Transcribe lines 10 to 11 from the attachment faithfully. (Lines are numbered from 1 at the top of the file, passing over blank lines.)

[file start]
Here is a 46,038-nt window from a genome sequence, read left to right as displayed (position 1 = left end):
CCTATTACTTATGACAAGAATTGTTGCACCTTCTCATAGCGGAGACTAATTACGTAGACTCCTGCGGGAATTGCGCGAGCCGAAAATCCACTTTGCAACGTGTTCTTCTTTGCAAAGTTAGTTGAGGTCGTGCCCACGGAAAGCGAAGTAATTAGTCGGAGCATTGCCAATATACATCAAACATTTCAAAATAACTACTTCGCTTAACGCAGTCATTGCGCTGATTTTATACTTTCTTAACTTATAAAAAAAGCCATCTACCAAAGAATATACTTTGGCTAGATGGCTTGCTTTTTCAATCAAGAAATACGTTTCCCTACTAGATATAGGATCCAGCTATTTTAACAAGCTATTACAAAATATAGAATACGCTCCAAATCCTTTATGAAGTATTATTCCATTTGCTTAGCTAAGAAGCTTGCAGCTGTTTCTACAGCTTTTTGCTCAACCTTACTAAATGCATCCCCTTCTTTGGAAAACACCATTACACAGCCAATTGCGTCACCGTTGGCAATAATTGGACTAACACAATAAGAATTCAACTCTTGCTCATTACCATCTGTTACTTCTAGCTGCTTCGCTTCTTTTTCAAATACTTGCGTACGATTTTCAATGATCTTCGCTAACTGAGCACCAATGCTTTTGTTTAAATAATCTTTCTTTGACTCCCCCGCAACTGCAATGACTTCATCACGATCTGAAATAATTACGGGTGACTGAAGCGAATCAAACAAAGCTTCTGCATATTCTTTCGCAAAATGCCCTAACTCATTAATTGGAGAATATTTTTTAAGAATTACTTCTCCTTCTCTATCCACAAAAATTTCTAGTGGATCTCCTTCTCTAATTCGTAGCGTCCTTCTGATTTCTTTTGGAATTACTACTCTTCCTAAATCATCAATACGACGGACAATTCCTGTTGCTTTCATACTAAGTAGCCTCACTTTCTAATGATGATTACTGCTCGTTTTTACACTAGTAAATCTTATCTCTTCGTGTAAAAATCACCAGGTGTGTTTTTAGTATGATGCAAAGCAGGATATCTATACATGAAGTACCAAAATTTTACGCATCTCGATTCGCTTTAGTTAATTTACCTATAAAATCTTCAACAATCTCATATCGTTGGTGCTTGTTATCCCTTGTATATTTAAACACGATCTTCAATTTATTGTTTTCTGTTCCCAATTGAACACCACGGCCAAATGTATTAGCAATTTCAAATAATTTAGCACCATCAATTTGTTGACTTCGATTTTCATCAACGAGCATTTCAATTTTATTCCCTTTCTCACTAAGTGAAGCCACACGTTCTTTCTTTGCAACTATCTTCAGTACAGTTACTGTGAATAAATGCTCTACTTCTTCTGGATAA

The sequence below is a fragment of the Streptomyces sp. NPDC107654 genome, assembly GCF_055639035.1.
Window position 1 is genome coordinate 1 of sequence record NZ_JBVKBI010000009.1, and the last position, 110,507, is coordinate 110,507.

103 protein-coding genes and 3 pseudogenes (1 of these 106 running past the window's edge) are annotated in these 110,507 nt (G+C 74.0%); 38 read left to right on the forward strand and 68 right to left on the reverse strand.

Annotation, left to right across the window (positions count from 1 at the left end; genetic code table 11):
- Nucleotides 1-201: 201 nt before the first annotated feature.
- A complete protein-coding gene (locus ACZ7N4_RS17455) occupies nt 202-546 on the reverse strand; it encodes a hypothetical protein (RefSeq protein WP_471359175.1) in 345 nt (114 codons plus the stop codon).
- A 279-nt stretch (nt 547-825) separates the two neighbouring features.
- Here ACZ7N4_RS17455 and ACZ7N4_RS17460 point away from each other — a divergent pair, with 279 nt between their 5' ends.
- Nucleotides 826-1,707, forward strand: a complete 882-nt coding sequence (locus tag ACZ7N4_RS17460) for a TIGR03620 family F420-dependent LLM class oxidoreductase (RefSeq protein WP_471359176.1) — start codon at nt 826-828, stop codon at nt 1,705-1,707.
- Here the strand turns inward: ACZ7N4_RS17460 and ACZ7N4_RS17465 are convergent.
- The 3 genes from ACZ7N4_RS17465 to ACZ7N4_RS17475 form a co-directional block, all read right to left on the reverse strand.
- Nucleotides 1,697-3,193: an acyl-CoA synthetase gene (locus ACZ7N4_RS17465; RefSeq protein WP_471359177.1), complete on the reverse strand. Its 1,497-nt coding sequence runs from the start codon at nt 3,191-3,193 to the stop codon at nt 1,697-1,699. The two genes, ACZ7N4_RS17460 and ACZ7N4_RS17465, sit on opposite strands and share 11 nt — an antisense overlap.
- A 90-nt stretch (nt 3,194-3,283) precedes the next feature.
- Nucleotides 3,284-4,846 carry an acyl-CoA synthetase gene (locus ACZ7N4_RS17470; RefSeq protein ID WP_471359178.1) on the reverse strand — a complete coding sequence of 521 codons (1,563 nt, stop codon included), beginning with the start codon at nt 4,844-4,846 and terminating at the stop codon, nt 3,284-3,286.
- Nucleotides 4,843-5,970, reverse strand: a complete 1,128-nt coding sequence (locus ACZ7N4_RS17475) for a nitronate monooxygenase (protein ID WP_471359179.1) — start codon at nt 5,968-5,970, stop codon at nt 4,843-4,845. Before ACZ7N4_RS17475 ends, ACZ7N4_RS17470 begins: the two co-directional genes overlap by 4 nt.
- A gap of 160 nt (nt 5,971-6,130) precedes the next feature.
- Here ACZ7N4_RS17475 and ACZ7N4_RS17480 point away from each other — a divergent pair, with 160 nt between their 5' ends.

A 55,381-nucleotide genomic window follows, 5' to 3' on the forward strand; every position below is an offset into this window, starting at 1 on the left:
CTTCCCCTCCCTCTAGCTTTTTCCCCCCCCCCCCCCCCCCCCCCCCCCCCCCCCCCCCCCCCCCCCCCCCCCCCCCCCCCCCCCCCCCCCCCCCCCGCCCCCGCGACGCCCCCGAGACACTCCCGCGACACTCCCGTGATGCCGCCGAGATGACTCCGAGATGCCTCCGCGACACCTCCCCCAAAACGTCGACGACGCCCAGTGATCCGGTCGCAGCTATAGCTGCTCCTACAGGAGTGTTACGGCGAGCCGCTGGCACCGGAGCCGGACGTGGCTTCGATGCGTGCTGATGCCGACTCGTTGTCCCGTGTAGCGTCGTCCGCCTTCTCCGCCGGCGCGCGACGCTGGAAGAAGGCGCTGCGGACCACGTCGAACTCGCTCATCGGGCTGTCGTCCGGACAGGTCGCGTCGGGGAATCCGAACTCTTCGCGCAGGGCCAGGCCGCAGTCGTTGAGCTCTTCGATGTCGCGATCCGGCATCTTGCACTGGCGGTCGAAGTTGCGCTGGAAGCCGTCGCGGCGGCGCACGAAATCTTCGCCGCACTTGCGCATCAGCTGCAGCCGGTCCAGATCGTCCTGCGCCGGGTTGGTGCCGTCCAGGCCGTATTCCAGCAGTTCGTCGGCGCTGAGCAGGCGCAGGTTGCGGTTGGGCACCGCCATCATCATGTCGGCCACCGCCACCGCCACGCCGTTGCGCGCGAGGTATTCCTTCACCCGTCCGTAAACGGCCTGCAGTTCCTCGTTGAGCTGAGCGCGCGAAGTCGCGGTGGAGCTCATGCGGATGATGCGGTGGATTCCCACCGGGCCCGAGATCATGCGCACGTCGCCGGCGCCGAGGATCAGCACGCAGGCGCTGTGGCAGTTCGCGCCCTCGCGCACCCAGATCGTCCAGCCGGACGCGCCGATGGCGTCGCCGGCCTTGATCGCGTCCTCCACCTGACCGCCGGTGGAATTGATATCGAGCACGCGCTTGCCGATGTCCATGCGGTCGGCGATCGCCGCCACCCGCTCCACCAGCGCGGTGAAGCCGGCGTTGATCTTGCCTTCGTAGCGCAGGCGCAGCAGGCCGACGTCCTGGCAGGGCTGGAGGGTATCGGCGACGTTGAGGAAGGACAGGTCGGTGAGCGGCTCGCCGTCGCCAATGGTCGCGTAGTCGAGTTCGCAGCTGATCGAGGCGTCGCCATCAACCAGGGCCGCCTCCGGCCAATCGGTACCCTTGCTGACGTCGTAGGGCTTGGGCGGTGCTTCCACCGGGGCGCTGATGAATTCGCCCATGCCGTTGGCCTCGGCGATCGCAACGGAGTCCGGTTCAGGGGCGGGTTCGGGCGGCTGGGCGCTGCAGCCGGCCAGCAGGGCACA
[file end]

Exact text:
- Here ACZ7N4_RS17455 and ACZ7N4_RS17460 point away from each other — a divergent pair, with 279 nt between their 5' ends.
- Nucleotides 826-1,707, forward strand: a complete 882-nt coding sequence (locus tag ACZ7N4_RS17460) for a TIGR03620 family F420-dependent LLM class oxidoreductase (RefSeq protein WP_471359176.1) — start codon at nt 826-828, stop codon at nt 1,705-1,707.